Scans for autism gene groups could open door to genetic biomarkers

April was Autism Awareness Month, and we have seen a lot of interesting research on autism biomarkers on FierceBiomarkers of late. Autism has a genetic component, and researchers at the Hebrew University of Jerusalem have suggested that while there are a number of genes that seem to be involved in autism (it is a polygenic disorder) and different genes seem to be involved in different people with autism, these genes make up specific groups, and these groups could be used as biomarkers for diagnosis of disorders in the autism spectrum.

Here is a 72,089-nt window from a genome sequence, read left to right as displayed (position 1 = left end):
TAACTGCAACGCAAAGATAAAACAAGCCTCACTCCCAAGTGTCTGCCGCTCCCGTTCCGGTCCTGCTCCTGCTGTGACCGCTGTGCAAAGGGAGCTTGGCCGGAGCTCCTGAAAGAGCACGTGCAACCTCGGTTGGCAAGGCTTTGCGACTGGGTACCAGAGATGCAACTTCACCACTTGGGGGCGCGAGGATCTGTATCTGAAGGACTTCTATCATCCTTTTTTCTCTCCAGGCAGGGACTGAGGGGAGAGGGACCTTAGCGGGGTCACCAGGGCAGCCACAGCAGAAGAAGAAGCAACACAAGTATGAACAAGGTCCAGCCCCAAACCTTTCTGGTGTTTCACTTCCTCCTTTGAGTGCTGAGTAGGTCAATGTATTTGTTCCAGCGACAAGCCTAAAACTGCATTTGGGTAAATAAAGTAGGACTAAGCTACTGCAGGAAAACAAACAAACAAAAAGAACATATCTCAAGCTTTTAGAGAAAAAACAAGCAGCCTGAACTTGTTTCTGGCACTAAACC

The researchers looked at networks of gene expression in the brain, including common and rare mutations, and found that the variants made up two "modules" of genes involved in learning, memory and sensory perception, which could explain the different types of symptoms seen in people with the neurodevelopmental syndrome. The studies included data from thousands of families with children that have autism, including those with just one member with the disorder, and those with a number of affected members. Both groups had similar variants of the genes.

The research, published in PLoS Genetics, could help with early diagnosis through large-scale genetic scans, and may even provide specific treatments for people with different genetic forms of autism spectrum disorders.

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